Multi-page landing pages for financial service lead generation tend to work best when only one or two questions are asked per step. By structuring forms this way, they appear less daunting and overwhelming and feel faster to progress through.
The only caveat to this is that there cannot be too many steps. If you’re asking more than 10 questions, you might want to ask more questions per step to decrease the total number of steps.
By using conditional logic, you can personalize your forms to further reduce friction, changing if and how questions are displayed depending on how previous questions were answered.
In a B2B setting, for example, you may only want to find out how big a company is after finding out which industry they’re in.
With multi-step forms, you can maintain a conversational tone by personalizing the experience based on the user’s previous answers. In the example below, a question in Step 2 asks them which company they are the CEO of, because they have previously answered that their position is CEO.
For those who want to be hyper-targeted, even thank you pages can be personalized based on how users answer the questions in your forms.
Leadformly does this well. If your answers indicate that you’re an agency, you’ll be taken to a thank you page with a video describing how agencies use the platform, FAQs for agencies, etc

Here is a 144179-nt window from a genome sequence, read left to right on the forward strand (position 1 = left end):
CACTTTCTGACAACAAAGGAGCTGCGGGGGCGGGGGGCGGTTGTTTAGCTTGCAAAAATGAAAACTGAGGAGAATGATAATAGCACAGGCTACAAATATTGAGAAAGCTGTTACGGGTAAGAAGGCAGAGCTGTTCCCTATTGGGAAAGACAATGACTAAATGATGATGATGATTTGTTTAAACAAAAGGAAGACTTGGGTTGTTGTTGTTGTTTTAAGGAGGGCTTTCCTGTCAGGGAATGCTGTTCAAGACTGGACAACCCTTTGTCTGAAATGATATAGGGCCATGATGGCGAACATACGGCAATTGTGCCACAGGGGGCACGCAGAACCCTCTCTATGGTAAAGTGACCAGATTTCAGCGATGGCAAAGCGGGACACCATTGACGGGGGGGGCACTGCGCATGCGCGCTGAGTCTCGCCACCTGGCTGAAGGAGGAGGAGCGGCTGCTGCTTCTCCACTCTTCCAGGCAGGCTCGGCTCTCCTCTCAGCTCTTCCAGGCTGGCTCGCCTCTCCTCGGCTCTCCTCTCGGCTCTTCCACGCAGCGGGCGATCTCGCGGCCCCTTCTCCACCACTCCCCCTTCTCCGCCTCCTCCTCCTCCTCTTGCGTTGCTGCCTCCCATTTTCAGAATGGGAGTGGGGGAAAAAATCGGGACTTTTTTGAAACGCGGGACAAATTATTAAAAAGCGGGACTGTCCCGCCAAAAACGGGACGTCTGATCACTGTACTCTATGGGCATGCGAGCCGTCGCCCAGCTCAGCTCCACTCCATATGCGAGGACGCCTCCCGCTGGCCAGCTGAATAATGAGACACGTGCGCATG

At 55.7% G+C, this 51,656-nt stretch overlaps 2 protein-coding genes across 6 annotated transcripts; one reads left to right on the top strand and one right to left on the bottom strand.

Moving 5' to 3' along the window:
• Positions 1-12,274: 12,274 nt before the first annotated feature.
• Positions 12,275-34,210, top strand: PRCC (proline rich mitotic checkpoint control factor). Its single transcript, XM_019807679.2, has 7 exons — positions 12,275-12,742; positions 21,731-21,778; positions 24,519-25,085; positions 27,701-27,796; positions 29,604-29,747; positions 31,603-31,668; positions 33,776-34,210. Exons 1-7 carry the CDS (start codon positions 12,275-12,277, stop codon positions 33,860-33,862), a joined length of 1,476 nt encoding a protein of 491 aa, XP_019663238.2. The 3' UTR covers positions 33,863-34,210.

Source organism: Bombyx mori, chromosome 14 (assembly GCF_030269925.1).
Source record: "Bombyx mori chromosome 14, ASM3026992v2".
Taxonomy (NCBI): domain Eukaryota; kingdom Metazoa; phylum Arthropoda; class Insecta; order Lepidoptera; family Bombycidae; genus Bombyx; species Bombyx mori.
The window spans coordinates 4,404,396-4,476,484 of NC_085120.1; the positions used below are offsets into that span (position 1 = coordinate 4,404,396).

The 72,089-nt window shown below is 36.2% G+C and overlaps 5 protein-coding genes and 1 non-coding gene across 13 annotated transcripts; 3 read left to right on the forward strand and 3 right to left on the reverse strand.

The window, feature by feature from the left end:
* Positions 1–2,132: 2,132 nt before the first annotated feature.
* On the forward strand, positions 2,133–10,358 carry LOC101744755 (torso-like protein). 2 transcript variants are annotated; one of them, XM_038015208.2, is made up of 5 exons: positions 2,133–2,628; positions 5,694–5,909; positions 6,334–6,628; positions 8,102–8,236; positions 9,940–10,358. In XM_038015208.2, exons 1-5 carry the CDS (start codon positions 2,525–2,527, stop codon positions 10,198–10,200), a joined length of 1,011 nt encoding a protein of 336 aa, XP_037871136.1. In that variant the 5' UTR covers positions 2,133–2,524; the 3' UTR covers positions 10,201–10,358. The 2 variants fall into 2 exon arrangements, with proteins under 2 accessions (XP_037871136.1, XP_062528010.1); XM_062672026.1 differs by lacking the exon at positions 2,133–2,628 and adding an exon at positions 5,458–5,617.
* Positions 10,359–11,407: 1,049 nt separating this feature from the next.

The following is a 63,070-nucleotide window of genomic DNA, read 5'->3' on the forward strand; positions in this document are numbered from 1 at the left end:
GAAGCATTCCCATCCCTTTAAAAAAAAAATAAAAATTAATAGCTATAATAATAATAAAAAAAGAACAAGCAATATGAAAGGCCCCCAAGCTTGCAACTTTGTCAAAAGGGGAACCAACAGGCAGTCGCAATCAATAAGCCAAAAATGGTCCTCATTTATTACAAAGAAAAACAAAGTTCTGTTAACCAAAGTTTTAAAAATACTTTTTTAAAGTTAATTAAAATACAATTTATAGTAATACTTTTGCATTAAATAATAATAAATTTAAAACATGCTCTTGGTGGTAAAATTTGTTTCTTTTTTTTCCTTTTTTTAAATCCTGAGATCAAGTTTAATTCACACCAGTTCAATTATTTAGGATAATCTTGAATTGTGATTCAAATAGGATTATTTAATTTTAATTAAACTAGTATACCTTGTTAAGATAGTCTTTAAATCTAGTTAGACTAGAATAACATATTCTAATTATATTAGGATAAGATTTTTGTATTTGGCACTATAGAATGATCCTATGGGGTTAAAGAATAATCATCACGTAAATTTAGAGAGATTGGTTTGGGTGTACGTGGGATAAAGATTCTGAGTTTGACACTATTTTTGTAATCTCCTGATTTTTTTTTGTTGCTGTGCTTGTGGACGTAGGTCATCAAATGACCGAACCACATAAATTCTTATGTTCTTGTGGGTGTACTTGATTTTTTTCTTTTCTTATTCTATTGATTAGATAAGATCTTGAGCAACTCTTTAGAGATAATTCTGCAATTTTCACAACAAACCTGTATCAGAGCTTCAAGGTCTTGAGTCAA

We talked about the endowed progress effect earlier - a proven bias explaining how the mind makes decisions. Someone is more likely to complete an action if there is even an illusion of progress.
In a nutshell, if you tell someone that they are 20% complete with an activity, the likelihood of them completing that activity is increased. This effect was proven in a study using loyalty cards. When people bought coffee, they were given one of two loyalty cards:
One had only eight spots for stamps
One had ten spots for stamps, but two stamps were already complete
In both situations, people had to buy the same amount of coffee to claim a free one. However, the people who received loyalty cards that had already been stamped were more likely to return to the coffee shop to buy more coffee.
If you apply this principle to multi-page landing pages for financial service lead generation, you’ll see that including a progress bar subtly implies that the user has already made some progress. Completion rate is increased in turn.